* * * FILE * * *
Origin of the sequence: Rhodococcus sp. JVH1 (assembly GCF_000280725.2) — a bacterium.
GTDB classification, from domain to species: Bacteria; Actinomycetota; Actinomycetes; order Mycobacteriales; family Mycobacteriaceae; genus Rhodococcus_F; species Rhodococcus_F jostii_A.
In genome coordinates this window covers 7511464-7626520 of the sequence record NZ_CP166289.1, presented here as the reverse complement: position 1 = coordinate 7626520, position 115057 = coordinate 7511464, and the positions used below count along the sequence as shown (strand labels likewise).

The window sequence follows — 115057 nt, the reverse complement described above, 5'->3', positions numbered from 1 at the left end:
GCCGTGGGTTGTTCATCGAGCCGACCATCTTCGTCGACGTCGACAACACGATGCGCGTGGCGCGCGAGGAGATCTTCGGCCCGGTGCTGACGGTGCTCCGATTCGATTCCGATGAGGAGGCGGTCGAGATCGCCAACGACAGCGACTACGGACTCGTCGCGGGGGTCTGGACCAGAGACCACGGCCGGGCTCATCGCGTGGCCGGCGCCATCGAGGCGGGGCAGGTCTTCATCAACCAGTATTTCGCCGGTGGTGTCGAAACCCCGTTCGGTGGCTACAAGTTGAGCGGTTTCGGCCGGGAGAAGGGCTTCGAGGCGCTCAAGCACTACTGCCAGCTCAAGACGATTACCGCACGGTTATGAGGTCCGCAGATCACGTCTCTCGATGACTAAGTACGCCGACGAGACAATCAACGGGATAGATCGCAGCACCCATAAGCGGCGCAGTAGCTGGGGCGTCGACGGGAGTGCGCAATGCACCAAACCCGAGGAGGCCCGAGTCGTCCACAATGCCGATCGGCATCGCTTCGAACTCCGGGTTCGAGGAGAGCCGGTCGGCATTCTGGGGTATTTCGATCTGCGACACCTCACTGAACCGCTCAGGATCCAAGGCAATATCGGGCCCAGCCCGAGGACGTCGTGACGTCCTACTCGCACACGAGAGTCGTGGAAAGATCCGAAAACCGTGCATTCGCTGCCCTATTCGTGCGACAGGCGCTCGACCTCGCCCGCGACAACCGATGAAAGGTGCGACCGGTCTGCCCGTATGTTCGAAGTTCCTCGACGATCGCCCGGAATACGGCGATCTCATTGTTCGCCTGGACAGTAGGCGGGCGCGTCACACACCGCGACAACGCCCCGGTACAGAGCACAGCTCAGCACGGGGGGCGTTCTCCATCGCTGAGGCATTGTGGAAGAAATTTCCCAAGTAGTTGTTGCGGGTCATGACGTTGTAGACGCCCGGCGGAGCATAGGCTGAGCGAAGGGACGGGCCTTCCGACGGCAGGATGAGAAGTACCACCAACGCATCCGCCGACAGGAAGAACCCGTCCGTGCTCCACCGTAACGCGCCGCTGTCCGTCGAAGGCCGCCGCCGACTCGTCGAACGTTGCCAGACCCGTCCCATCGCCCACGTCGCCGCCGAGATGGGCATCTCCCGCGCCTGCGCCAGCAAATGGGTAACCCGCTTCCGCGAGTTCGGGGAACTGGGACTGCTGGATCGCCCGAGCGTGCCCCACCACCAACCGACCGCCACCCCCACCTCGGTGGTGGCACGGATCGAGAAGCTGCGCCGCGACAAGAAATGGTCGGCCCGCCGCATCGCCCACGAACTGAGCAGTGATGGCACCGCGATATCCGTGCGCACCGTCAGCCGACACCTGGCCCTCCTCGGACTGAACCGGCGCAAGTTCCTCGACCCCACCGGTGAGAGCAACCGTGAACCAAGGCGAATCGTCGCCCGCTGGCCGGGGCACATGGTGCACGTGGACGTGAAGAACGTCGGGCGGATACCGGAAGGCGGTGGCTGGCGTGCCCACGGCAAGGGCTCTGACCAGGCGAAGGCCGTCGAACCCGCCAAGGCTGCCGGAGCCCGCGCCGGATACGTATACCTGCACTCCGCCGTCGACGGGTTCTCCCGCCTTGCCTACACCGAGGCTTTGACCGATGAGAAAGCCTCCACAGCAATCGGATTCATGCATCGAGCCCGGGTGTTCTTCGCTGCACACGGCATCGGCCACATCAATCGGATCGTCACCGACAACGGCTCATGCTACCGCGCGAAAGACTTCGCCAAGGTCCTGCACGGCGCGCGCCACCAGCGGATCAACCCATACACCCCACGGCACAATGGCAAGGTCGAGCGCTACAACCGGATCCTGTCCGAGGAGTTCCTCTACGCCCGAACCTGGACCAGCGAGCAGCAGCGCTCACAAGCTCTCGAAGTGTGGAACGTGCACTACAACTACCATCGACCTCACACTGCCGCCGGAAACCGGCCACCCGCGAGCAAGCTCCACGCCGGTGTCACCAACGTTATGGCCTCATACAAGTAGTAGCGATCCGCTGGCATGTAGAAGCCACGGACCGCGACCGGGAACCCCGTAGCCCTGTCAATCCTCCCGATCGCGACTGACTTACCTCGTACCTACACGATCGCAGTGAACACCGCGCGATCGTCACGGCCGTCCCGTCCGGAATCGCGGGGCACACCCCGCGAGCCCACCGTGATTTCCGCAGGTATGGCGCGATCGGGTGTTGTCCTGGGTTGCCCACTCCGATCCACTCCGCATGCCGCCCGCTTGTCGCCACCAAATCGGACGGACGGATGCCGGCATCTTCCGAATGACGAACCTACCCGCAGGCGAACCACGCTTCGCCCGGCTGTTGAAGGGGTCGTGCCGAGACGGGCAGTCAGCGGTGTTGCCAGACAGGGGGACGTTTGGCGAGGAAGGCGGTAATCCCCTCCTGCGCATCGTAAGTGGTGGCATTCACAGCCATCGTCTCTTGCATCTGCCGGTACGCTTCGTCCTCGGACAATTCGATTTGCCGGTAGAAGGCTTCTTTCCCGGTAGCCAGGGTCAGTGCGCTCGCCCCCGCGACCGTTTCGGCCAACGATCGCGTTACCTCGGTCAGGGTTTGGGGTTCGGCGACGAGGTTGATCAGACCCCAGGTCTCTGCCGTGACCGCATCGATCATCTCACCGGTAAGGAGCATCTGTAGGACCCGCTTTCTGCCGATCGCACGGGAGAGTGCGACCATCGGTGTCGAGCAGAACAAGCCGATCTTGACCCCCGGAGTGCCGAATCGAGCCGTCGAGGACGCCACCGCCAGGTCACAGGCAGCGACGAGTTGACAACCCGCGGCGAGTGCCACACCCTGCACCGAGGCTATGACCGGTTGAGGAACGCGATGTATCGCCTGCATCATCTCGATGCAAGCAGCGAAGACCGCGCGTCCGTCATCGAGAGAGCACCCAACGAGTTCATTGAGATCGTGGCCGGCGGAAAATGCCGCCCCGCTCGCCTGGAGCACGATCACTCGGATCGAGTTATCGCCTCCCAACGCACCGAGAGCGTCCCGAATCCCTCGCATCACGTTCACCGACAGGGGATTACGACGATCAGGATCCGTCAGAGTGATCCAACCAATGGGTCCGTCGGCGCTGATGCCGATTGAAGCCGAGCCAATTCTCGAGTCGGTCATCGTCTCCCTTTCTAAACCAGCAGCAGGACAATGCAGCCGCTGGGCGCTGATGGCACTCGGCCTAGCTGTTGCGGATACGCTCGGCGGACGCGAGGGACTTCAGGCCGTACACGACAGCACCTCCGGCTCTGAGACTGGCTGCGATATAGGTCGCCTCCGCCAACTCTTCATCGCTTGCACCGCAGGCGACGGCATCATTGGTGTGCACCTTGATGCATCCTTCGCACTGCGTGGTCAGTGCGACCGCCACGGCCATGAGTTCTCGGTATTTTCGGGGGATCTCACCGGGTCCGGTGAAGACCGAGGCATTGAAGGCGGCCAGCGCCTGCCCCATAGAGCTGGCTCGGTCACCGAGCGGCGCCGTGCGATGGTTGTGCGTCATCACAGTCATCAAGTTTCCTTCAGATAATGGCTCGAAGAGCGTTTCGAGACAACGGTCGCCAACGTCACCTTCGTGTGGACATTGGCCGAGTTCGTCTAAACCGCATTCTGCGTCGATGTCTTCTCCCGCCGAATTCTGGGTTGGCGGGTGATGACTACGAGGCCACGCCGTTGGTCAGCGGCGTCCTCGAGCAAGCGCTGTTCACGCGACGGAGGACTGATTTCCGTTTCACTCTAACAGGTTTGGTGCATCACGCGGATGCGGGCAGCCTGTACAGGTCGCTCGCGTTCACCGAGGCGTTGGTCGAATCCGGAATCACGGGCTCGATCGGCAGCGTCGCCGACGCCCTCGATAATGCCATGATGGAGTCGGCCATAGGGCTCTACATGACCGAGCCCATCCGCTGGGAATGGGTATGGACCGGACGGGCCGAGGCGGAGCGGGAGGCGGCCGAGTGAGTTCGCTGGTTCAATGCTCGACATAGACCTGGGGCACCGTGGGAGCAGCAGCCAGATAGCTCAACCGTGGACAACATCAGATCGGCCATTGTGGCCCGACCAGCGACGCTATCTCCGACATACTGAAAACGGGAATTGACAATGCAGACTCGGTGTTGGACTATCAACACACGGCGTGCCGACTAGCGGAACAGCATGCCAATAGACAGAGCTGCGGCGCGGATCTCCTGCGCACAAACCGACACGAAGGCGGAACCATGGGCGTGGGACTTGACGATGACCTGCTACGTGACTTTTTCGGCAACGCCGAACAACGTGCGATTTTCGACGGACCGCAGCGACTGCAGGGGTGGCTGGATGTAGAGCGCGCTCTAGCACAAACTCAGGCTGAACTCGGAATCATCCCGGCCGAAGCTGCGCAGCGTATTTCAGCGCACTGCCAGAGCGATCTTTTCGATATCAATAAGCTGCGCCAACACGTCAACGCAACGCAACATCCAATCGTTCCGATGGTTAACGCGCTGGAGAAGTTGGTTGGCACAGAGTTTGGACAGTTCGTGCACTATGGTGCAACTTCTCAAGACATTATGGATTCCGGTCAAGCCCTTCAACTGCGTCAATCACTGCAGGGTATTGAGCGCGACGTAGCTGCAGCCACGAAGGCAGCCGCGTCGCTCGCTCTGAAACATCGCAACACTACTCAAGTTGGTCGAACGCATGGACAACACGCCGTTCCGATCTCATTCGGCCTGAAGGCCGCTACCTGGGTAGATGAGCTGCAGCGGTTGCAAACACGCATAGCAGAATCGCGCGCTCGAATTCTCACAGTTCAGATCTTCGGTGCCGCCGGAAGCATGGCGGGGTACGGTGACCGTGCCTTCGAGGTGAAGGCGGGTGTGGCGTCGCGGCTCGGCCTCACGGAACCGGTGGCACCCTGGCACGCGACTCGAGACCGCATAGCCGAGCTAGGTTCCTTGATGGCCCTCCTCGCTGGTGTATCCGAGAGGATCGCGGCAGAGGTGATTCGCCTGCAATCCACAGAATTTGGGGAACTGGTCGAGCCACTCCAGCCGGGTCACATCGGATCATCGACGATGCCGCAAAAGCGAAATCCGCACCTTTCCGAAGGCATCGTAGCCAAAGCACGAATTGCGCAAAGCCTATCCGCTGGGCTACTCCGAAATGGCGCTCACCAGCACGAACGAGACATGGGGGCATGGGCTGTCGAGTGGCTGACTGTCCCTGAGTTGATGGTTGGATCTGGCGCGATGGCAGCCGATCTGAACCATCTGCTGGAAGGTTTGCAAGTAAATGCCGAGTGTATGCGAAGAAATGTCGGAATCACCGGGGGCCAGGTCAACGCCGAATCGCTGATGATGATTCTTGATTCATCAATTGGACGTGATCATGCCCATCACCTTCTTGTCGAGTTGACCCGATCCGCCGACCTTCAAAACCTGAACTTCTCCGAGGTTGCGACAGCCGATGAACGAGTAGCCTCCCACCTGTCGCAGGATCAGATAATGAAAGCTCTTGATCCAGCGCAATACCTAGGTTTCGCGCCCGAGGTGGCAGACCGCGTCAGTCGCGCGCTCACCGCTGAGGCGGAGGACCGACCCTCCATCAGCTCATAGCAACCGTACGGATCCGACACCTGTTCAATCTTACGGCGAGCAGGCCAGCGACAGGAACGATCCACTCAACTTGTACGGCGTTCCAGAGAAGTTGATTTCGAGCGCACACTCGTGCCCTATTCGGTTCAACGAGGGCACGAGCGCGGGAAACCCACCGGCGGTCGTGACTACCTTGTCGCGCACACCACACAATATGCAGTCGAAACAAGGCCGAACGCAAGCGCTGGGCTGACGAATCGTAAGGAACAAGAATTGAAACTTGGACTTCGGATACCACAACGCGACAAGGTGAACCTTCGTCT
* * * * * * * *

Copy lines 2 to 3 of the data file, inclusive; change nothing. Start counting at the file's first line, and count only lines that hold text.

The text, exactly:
GTDB classification, from domain to species: Bacteria; Actinomycetota; Actinomycetes; order Mycobacteriales; family Mycobacteriaceae; genus Rhodococcus_F; species Rhodococcus_F jostii_A.
In genome coordinates this window covers 7511464-7626520 of the sequence record NZ_CP166289.1, presented here as the reverse complement: position 1 = coordinate 7626520, position 115057 = coordinate 7511464, and the positions used below count along the sequence as shown (strand labels likewise).